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#8851

Post by Whatever4 »

This should probably have its own thread just for the mugshot.[/break1]msnewsnow.com/story/21528455/police-woman-high-on-meth-led-them-on-chase]http://www.msnewsnow.com/story/21528455 ... m-on-chaseUmmm... Anybody here watch Faceoff on SyFy? (Project Runway for Makeup Artists) W2 and I are catching up by watching last season when they did a Dr. Seuss challenge. I swear that mugshot was one of the creatures.
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#8852

Post by Dallasite »

Does anybody have any experience with an island/peninsula range hood? Something like this? http://c.shld.net/rpx/i/s/pi/mp/23833/6 ... 6d[link]36'' Kitchen Glass Stainless Steel Island Range Hood,http://www.sears.com/akdy-new-europe-36 ... ockType=G4[/link]The guest house kitchen is having a bit of a redesign that puts the stove on a peninsula. Mom has never actually had a range hood that worked, but the inspector says there has to be a hood.When we remodeled the kitchen in our old house our cooktop was on a peninsula. We looked at hoods (one very similar to this but with curved glass). We went with a downdraft vent for two reasons. One, I didn't want the hood blocking the view into the kitchen/den and, two, the downdraft was much cheaper. For the hood you will need to reinforce the ceiling where it attaches and run the vent duct out through the roof. If there was a hood in place already you won't have much additional expense.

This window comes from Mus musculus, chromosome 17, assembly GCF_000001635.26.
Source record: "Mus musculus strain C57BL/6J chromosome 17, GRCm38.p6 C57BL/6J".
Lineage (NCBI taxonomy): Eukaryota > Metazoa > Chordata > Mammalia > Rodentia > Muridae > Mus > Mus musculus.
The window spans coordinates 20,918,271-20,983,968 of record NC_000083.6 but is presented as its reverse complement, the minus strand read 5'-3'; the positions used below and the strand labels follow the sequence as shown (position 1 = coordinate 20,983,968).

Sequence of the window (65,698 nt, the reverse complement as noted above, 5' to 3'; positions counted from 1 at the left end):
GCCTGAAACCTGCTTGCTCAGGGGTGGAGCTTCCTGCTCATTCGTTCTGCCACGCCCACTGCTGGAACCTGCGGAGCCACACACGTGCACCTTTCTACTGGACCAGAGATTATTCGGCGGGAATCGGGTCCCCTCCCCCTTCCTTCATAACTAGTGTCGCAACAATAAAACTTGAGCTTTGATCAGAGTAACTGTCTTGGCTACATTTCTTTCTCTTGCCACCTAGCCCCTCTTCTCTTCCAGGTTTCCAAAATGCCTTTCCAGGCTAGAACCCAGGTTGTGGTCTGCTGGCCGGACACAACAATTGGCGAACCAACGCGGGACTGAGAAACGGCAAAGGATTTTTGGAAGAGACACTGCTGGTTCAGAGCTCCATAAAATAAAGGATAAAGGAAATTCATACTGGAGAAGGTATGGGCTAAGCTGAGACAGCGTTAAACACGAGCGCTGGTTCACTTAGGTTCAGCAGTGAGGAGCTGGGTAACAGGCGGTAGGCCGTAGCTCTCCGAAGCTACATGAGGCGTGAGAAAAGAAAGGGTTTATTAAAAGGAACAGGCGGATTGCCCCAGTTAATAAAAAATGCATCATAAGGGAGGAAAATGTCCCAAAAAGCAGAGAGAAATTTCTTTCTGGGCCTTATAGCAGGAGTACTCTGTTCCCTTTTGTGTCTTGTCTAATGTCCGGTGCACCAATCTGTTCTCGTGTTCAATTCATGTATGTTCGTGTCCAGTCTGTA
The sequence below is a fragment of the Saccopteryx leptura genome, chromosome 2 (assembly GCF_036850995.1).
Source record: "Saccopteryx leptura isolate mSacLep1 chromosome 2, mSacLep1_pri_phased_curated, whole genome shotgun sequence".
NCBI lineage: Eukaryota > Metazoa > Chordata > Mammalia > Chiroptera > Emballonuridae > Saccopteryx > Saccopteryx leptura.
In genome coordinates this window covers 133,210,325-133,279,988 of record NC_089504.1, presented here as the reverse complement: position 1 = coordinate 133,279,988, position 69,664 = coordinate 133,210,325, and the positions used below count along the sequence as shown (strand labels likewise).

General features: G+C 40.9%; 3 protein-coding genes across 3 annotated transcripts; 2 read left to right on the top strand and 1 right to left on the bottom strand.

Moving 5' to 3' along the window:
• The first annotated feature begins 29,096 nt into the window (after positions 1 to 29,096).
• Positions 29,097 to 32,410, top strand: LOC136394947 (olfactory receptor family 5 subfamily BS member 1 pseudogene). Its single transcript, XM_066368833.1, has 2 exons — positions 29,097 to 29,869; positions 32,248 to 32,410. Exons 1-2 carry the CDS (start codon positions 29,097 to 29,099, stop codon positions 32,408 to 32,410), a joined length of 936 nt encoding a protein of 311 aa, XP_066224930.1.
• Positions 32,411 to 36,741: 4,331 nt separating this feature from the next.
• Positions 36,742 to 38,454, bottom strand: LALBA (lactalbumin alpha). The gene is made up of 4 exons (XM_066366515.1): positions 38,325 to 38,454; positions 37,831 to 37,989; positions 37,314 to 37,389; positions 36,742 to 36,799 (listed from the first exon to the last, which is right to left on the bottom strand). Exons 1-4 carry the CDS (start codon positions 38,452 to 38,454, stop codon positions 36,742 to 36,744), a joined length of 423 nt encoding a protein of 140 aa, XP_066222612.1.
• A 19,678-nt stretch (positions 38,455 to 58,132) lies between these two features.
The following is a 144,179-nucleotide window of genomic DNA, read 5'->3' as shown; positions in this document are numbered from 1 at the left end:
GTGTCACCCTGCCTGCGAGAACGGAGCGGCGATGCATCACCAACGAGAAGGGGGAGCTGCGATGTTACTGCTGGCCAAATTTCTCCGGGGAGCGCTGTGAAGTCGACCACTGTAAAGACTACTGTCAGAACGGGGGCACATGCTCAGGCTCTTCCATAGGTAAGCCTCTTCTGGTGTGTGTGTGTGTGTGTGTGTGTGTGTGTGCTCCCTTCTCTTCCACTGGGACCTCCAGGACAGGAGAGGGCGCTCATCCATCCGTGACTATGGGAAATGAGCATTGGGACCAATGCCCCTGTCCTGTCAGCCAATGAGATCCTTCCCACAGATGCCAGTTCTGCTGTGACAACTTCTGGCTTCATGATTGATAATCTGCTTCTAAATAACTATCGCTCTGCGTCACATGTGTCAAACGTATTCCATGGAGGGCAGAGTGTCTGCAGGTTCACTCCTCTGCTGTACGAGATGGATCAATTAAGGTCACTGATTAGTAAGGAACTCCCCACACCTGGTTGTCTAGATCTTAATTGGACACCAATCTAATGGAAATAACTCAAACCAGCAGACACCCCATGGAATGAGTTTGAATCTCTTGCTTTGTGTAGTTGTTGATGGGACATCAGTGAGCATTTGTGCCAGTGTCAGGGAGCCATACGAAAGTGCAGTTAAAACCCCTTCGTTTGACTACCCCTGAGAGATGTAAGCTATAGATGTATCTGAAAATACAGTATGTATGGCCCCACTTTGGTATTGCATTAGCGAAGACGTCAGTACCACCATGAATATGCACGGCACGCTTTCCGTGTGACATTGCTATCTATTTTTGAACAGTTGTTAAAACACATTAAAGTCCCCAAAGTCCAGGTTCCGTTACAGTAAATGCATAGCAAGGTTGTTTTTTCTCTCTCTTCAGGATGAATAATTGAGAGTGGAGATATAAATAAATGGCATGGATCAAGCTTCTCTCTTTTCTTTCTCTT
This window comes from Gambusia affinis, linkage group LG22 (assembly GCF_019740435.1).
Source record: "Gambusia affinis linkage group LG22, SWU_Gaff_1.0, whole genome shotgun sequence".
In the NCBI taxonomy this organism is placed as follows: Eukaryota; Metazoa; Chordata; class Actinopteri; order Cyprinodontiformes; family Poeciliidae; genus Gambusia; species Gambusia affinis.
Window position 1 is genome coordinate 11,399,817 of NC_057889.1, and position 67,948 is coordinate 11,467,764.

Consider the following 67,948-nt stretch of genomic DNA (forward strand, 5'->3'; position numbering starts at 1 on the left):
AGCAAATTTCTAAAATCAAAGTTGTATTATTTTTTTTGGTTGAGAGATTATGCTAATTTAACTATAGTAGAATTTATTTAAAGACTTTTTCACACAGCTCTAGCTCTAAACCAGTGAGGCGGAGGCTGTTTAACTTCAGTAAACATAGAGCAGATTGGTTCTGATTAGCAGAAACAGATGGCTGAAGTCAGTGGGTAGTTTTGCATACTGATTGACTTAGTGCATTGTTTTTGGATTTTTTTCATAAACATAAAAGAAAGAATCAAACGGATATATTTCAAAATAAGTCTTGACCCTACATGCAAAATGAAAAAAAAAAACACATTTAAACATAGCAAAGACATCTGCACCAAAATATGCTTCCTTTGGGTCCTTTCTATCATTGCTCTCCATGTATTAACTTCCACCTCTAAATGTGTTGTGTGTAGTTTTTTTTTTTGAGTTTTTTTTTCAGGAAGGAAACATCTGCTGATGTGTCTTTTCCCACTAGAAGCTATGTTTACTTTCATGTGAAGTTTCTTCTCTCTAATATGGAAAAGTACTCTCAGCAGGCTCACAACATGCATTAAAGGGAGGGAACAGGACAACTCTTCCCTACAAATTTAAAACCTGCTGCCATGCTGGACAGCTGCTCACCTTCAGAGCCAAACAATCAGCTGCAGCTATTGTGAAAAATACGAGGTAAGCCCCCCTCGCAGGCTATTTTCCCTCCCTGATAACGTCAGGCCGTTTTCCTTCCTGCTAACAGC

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#8853

Post by Dolly »

[quote name=verbalobe]